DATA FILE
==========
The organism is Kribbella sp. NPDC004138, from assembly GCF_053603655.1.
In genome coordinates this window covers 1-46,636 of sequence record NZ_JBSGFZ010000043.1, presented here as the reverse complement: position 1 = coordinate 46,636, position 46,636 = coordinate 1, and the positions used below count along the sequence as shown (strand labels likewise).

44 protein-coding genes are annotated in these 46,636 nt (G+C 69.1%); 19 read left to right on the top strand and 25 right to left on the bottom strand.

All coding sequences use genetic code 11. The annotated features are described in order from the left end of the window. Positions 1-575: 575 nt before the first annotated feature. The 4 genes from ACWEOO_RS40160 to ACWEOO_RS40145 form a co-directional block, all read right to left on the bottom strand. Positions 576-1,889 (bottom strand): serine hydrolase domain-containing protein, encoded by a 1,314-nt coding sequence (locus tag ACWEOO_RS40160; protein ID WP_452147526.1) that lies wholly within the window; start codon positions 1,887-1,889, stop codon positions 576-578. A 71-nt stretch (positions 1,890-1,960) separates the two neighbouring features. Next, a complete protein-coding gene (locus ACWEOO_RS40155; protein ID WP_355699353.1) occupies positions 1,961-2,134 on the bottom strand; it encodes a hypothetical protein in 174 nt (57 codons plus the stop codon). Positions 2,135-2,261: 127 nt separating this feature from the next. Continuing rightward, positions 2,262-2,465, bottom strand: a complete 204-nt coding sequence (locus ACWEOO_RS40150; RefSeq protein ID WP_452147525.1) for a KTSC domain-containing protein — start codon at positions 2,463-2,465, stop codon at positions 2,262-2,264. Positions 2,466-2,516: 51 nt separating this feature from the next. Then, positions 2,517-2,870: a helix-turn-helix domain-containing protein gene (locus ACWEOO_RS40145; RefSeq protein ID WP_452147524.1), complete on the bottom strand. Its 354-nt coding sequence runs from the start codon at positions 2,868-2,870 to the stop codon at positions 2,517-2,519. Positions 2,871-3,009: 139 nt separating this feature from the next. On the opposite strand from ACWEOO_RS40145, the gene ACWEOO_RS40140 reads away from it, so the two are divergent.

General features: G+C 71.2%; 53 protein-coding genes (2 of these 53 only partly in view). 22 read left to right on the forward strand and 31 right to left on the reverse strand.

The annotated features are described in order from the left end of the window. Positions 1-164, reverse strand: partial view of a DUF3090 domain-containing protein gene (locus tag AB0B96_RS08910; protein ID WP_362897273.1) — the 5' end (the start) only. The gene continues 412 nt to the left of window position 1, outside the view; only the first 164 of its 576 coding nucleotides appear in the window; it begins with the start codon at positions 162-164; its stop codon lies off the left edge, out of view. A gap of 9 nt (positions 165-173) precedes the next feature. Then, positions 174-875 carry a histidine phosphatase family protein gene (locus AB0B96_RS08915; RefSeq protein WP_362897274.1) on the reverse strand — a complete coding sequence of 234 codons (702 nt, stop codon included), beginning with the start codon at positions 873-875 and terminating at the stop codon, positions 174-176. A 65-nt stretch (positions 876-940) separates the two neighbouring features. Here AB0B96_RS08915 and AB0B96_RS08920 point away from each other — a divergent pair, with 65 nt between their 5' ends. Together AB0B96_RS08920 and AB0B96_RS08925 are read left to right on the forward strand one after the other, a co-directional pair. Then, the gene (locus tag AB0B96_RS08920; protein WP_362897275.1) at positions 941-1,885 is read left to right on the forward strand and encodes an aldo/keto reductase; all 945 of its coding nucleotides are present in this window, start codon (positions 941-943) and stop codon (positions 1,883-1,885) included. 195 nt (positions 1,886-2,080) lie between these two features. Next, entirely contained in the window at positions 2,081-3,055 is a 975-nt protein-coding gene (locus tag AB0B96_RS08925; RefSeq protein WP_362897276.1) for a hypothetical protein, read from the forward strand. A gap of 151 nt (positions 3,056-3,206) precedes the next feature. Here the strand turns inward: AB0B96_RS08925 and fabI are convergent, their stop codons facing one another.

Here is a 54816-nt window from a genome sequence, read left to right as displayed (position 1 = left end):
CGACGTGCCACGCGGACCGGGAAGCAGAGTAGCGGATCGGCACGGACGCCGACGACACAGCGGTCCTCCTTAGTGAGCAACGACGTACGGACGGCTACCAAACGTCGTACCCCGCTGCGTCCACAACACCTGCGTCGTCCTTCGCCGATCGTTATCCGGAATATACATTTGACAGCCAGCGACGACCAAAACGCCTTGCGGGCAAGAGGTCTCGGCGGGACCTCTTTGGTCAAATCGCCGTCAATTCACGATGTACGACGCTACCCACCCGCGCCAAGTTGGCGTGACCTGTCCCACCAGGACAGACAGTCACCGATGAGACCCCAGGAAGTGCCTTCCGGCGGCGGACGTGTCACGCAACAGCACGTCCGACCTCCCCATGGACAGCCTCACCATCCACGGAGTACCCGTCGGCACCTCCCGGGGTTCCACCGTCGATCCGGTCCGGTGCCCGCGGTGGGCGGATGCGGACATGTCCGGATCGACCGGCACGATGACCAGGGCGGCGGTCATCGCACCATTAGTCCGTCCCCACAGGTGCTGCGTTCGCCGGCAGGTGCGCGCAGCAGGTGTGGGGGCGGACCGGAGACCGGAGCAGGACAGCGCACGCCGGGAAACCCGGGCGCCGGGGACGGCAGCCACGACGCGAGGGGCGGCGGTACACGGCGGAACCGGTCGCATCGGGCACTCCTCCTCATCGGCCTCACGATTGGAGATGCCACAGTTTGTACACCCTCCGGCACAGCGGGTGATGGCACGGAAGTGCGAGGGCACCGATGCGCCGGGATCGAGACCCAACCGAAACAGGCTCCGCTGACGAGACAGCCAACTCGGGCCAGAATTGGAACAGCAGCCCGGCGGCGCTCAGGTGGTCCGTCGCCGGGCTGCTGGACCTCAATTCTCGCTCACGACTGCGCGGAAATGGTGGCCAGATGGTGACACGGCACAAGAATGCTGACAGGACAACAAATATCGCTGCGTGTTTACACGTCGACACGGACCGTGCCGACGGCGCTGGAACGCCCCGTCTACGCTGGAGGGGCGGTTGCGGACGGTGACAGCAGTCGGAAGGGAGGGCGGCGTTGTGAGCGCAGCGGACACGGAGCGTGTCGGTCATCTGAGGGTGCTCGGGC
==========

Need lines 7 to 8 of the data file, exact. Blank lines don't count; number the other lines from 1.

Here is a 54816-nt window from a genome sequence, read left to right as displayed (position 1 = left end):
CGACGTGCCACGCGGACCGGGAAGCAGAGTAGCGGATCGGCACGGACGCCGACGACACAGCGGTCCTCCTTAGTGAGCAACGACGTACGGACGGCTACCAAACGTCGTACCCCGCTGCGTCCACAACACCTGCGTCGTCCTTCGCCGATCGTTATCCGGAATATACATTTGACAGCCAGCGACGACCAAAACGCCTTGCGGGCAAGAGGTCTCGGCGGGACCTCTTTGGTCAAATCGCCGTCAATTCACGATGTACGACGCTACCCACCCGCGCCAAGTTGGCGTGACCTGTCCCACCAGGACAGACAGTCACCGATGAGACCCCAGGAAGTGCCTTCCGGCGGCGGACGTGTCACGCAACAGCACGTCCGACCTCCCCATGGACAGCCTCACCATCCACGGAGTACCCGTCGGCACCTCCCGGGGTTCCACCGTCGATCCGGTCCGGTGCCCGCGGTGGGCGGATGCGGACATGTCCGGATCGACCGGCACGATGACCAGGGCGGCGGTCATCGCACCATTAGTCCGTCCCCACAGGTGCTGCGTTCGCCGGCAGGTGCGCGCAGCAGGTGTGGGGGCGGACCGGAGACCGGAGCAGGACAGCGCACGCCGGGAAACCCGGGCGCCGGGGACGGCAGCCACGACGCGAGGGGCGGCGGTACACGGCGGAACCGGTCGCATCGGGCACTCCTCCTCATCGGCCTCACGATTGGAGATGCCACAGTTTGTACACCCTCCGGCACAGCGGGTGATGGCACGGAAGTGCGAGGGCACCGATGCGCCGGGATCGAGACCCAACCGAAACAGGCTCCGCTGACGAGACAGCCAACTCGGGCCAGAATTGGAACAGCAGCCCGGCGGCGCTCAGGTGGTCCGTCGCCGGGCTGCTGGACCTCAATTCTCGCTCACGACTGCGCGGAAATGGTGGCCAGATGGTGACACGGCACAAGAATGCTGACAGGACAACAAATATCGCTGCGTGTTTACACGTCGACACGGACCGTGCCGACGGCGCTGGAACGCCCCGTCTACGCTGGAGGGGCGGTTGCGGACGGTGACAGCAGTCGGAAGGGAGGGCGGCGTTGTGAGCGCAGCGGACACGGAGCGTGTCGGTCATCTGAGGGTGCTCGGGC